The Hunger Games: Mockingjay – Part II

 

People can be quite dismissive of Young Adult films. They seem to attract as many snooty detractors as wildly enthusiastic fans. Admittedly as films they can be quite easy to mock – particularly the dystopian sub-genre with its silly made up names, hunky males and evil adults terrorising poor blameless teenagers.

 

The Hunger Games, though, has always been so much more than that and this final instalment is no exception. A film almost as cynical about revolutionaries as the regimes they seek to overthrow, with a lot to say on the human impact of war, social divisions, the ways in which we dehumanise others and on the manipulation of the media. A dumb action blockbuster depicting good vs evil with a cheesy love triangle this is not.

 
It is worth emphasising that The Hunger Games is also a series remarkable for its very human protagonist. In this era of quipping Superheroes, Katniss Everdeen is both a woman and a person with no supernatural powers or incredible leadership qualities (accidental figurehead of a revolution though she may be). She is motivated not by some commitment to an abstract moral ideology but a desire to protect those she cares about. Traumatic events do not bounce off her or receive a lip-service of emotion as they would in most films; instead she is deeply affected by them. Played brilliantly by Jennifer Lawrence, she remains a very sympathetic character.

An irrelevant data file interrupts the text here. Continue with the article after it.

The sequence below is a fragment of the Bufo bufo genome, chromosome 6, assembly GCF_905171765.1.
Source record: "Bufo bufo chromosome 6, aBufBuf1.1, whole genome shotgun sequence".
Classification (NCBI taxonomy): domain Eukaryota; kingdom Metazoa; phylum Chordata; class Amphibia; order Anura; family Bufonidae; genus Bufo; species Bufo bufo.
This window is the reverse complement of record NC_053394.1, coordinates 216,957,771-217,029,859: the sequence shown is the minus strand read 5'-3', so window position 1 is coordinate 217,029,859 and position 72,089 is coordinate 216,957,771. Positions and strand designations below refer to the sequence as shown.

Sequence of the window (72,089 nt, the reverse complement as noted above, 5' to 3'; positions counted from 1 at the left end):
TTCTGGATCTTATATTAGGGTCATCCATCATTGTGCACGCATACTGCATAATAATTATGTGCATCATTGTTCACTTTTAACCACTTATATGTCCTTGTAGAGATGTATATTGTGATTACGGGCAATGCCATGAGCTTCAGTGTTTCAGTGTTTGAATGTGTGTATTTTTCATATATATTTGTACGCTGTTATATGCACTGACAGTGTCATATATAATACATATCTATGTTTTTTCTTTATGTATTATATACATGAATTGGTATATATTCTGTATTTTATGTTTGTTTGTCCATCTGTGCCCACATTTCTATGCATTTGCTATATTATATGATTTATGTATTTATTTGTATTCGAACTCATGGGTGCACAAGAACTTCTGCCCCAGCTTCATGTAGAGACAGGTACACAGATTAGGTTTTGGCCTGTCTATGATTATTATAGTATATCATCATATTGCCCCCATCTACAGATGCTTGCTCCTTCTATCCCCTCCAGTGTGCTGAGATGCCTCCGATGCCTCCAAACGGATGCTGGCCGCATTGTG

All of this is what has made The Hunger Games series so enjoyable and continues to in this film. Mockingjay Part II is however, probably the weakest of the series. It does not recapture the tense arena action of the first two films. Nor is it as successful at exploring its moral questions as the third film was. It also feels as though the filmmakers did not have the courage to carry through the darker themes right to the end, and try to give a lighter end than would be appropriate.

 
Mockingjay, though, only feels less impressive because of what has come before. It remains not only enjoyable but that rare thing – a blockbuster which gives you stuff to think about, including some rather hunky men.

 

 

Image: Kendra Miller; Flickr.com

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